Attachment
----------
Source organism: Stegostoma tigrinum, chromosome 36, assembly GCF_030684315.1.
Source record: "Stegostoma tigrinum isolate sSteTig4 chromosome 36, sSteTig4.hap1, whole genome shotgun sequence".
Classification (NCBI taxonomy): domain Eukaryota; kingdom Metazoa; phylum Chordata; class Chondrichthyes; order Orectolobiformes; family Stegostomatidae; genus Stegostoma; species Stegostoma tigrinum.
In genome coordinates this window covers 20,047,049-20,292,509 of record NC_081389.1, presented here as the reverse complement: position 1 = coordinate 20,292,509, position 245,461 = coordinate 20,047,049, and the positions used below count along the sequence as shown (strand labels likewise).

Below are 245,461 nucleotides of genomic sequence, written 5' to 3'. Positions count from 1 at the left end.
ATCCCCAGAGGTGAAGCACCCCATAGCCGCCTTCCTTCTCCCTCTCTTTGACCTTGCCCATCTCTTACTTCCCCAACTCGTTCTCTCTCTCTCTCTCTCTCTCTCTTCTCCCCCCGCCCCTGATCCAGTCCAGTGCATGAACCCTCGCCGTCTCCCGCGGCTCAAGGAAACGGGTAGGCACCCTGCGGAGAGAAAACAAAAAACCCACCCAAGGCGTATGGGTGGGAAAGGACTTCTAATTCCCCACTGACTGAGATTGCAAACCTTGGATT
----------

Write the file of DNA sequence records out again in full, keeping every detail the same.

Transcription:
Source organism: Stegostoma tigrinum, chromosome 36, assembly GCF_030684315.1.
Source record: "Stegostoma tigrinum isolate sSteTig4 chromosome 36, sSteTig4.hap1, whole genome shotgun sequence".
Classification (NCBI taxonomy): domain Eukaryota; kingdom Metazoa; phylum Chordata; class Chondrichthyes; order Orectolobiformes; family Stegostomatidae; genus Stegostoma; species Stegostoma tigrinum.
In genome coordinates this window covers 20,047,049-20,292,509 of record NC_081389.1, presented here as the reverse complement: position 1 = coordinate 20,292,509, position 245,461 = coordinate 20,047,049, and the positions used below count along the sequence as shown (strand labels likewise).

Below are 245,461 nucleotides of genomic sequence, written 5' to 3'. Positions count from 1 at the left end.
ATCCCCAGAGGTGAAGCACCCCATAGCCGCCTTCCTTCTCCCTCTCTTTGACCTTGCCCATCTCTTACTTCCCCAACTCGTTCTCTCTCTCTCTCTCTCTCTCTCTTCTCCCCCCGCCCCTGATCCAGTCCAGTGCATGAACCCTCGCCGTCTCCCGCGGCTCAAGGAAACGGGTAGGCACCCTGCGGAGAGAAAACAAAAAACCCACCCAAGGCGTATGGGTGGGAAAGGACTTCTAATTCCCCACTGACTGAGATTGCAAACCTTGGATT